High-dose chemotherapy for resistant germ cell tumors: Recent advances and future directions
Neoplasms, Germ Cell and Embryonal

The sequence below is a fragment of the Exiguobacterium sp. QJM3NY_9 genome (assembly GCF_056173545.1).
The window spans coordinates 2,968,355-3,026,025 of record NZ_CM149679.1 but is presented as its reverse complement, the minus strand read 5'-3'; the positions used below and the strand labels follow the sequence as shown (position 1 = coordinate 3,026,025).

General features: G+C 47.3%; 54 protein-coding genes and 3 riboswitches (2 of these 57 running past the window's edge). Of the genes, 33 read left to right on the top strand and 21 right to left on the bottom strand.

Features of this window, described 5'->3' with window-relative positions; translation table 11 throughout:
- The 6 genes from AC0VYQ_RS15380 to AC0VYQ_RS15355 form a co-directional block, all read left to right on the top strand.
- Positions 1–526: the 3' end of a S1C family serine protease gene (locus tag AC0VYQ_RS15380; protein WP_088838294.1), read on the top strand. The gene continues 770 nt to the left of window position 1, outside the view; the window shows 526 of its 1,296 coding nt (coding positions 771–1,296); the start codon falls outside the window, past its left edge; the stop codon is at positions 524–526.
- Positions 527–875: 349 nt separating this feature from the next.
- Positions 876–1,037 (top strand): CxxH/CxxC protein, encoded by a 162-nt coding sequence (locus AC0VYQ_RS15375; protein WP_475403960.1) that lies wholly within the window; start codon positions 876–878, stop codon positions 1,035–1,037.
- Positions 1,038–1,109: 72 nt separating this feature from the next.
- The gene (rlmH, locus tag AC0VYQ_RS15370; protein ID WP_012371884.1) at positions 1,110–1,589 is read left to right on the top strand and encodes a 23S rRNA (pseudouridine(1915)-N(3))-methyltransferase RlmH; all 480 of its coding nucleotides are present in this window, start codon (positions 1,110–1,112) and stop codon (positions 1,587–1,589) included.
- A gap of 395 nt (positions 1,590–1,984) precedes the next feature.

A review of the published literature shows that treatment with high-dose carboplatin and etoposide with autologous bone marrow transplantation results in durable complete responses (3-42 months, continuous at time of report) in about 10%-20% of heavily pretreated patients with cisplatin-resistant germ cell tumors and represents a curative therapy in patients who would otherwise die of their disease. In a recent follow-up study of 40 patients with refractory germ cell tumors, 15% (six) were alive and free of disease more than 24 months after treatment with high-dose carboplatin and etoposide with autologous bone marrow transplantation. The several studies that incorporated an oxazaphosphorine (usually cyclophosphamide) in the regimen strongly suggest that the addition of this third drug to high doses of carboplatin and etoposide results in a higher proportion of complete responses (35%, 23% durable) than carboplatin and etoposide alone (26%, 12% durable). Early intervention with high-dose chemotherapy and autologous bone marrow transplantation appears to reduce hematologic toxicity. Its role in the treatment of less heavily pretreated patients will depend on the definition of "cisplatin-resistant," which may encompass those who failed to respond to the drug or those who are judged not likely to respond. Studies to improve treatment efficacy and to lessen the burden of supportive care during hematopoietic reconstitution are ongoing and include the use of peripheral blood-derived stem cells.